Good Morning, Gang,
A couple of things to help you out with the assignment and tonight's homework.
For the written letter (and your subsequent workshop letters) to Amy Hemphel, consider the following approach:
1. What are the strongest things about the story for you? Describe how they are working for you as a reader.
2. What are the story's weaknesses? Are there places, details, word-choices that might be polished, changed, refined?
3. Character development. Are all of the characters well-developed and necessary? Did something strike you as not ringing true?
4. Consider writing style, literary moves (alliteration, assonance, consonance, metaphor, simile,) and the general pace of the writing. Be sure to note things that you notice and enjoy, as well as those that seem excessive, etc.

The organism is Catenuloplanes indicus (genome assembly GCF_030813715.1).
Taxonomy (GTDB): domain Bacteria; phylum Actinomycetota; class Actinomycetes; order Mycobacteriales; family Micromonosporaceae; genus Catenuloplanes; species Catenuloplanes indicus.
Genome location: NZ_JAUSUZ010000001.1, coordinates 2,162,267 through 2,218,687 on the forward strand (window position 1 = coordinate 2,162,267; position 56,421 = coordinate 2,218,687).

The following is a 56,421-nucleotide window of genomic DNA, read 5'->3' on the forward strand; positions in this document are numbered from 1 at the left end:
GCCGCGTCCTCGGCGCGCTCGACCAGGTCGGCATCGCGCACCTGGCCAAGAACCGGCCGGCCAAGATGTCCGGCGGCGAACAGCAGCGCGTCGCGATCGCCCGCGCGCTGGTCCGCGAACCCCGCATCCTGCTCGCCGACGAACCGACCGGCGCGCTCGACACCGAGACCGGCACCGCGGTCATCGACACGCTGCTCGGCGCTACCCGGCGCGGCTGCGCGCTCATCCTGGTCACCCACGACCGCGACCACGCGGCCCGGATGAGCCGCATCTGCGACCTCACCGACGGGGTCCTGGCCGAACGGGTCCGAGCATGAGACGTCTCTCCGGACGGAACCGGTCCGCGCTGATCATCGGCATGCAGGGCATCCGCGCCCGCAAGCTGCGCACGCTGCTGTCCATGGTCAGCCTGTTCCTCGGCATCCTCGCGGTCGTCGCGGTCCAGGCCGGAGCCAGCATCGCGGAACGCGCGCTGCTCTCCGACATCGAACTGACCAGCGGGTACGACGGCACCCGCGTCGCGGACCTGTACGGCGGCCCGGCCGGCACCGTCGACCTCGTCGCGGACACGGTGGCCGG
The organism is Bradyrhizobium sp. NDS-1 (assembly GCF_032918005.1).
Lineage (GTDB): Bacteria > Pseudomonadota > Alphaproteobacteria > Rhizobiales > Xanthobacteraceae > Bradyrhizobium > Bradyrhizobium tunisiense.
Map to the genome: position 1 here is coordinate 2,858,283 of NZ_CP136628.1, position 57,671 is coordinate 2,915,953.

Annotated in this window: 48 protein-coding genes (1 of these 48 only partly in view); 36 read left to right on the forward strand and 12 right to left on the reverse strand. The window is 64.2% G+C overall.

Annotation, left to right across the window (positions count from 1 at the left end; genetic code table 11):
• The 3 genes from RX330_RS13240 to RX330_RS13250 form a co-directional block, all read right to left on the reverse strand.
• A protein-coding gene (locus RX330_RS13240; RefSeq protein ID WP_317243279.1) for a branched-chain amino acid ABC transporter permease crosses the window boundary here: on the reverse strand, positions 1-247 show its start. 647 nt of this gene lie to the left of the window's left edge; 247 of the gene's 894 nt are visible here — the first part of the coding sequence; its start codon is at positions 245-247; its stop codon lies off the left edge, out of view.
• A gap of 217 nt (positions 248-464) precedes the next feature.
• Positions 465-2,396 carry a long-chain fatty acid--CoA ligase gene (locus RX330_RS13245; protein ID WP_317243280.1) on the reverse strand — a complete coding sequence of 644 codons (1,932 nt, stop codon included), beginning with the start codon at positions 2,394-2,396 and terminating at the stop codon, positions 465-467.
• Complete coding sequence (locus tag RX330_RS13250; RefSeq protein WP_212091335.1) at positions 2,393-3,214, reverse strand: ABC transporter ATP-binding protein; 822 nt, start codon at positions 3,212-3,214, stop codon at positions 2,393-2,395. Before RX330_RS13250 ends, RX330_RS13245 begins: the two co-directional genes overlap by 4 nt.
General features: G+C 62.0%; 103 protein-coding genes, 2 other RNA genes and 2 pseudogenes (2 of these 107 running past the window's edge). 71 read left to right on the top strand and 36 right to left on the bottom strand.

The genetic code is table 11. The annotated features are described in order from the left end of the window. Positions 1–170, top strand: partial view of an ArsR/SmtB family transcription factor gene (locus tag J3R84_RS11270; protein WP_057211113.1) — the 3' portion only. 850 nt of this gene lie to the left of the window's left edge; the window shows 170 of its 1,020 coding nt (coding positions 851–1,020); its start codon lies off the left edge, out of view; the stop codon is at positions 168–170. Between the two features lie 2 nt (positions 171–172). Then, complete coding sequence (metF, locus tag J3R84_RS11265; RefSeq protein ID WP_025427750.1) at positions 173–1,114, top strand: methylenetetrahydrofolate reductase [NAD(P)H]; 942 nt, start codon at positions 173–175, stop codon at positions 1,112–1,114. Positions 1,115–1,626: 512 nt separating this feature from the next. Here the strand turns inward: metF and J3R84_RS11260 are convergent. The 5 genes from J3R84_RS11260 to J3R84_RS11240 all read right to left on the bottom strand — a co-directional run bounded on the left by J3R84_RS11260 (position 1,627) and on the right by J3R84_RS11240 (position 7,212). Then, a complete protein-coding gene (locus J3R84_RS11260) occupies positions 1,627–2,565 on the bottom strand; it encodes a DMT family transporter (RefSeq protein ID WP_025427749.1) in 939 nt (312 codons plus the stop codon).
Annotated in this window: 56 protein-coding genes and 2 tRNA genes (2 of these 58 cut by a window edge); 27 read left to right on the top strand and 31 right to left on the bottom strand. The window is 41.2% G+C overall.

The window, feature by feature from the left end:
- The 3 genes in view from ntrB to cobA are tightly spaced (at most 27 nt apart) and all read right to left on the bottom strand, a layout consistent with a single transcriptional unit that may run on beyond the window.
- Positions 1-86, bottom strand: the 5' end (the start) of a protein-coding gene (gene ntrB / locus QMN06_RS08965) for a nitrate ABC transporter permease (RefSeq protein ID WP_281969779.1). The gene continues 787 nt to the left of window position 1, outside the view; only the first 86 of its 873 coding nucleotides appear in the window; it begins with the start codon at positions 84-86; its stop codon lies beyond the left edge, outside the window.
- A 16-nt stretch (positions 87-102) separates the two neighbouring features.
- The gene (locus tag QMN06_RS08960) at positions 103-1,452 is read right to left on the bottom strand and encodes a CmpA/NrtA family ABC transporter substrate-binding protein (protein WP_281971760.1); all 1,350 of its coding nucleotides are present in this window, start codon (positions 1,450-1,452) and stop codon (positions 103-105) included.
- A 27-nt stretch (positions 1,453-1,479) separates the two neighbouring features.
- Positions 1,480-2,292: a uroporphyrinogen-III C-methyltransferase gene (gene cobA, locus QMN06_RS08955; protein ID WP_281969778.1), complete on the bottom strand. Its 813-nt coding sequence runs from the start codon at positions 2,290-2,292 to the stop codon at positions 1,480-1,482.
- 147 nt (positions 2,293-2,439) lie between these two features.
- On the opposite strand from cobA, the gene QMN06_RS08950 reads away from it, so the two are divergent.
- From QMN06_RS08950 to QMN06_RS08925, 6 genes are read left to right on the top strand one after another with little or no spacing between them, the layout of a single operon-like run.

5. Give a general sense of your reading first-time through to final reading. Maybe you found something confusing the first time around but then with a closer read it cleared up? Maybe you found the ending to be too sudden or wrapped-up or unsatisfying. Maybe you just loved the writing and envied certain images. All of these are great material for your letter.
The Gallery Piece:
The assignment that I gave to Michael might need some tailoring now that you're read Camoin's list story (The Things I Did to Make it Possible).
If so, here's a simple way to approach it:
Find a piece of artwork in the museum, a gallery, etc.
List a minimum of 15 concrete words from it.
Use as many of those words as you can in a story that you write made in a list format.
Don't forget how helpful a title can be to directing us to have a sense of what your topic is.
Finally, don't worry too much about making sense at first. It's better to do a lean line drawing and have good lines and then flesh it out later.
Remember how engaging Camoin's piece was because of detail and the way that there was a mystery to what was causing his tension/worry. Let yourself have lines like that.